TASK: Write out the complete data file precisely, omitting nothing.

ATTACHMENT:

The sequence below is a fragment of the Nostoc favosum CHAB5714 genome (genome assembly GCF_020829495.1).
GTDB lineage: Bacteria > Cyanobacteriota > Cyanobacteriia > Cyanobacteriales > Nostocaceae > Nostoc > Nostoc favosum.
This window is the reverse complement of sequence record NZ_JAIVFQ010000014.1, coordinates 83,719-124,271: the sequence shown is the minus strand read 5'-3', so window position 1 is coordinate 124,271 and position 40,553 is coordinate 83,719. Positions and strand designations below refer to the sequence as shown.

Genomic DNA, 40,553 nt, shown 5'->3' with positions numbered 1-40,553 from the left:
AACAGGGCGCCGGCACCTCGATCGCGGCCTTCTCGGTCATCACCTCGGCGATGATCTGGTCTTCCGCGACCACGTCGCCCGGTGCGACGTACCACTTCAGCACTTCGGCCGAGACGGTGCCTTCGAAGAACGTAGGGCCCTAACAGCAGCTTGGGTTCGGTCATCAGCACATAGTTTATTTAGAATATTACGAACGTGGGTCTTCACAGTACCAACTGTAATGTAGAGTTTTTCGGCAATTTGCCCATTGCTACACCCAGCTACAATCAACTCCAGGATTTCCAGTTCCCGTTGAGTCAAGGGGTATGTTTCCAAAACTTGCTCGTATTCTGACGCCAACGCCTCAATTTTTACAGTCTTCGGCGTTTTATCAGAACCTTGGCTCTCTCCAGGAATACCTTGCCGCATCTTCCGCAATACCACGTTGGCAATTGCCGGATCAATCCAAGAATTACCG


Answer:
The sequence below is a fragment of the Nostoc favosum CHAB5714 genome (genome assembly GCF_020829495.1).
GTDB lineage: Bacteria > Cyanobacteriota > Cyanobacteriia > Cyanobacteriales > Nostocaceae > Nostoc > Nostoc favosum.
This window is the reverse complement of sequence record NZ_JAIVFQ010000014.1, coordinates 83,719-124,271: the sequence shown is the minus strand read 5'-3', so window position 1 is coordinate 124,271 and position 40,553 is coordinate 83,719. Positions and strand designations below refer to the sequence as shown.

Genomic DNA, 40,553 nt, shown 5'->3' with positions numbered 1-40,553 from the left:
AACAGGGCGCCGGCACCTCGATCGCGGCCTTCTCGGTCATCACCTCGGCGATGATCTGGTCTTCCGCGACCACGTCGCCCGGTGCGACGTACCACTTCAGCACTTCGGCCGAGACGGTGCCTTCGAAGAACGTAGGGCCCTAACAGCAGCTTGGGTTCGGTCATCAGCACATAGTTTATTTAGAATATTACGAACGTGGGTCTTCACAGTACCAACTGTAATGTAGAGTTTTTCGGCAATTTGCCCATTGCTACACCCAGCTACAATCAACTCCAGGATTTCCAGTTCCCGTTGAGTCAAGGGGTATGTTTCCAAAACTTGCTCGTATTCTGACGCCAACGCCTCAATTTTTACAGTCTTCGGCGTTTTATCAGAACCTTGGCTCTCTCCAGGAATACCTTGCCGCATCTTCCGCAATACCACGTTGGCAATTGCCGGATCAATCCAAGAATTACCG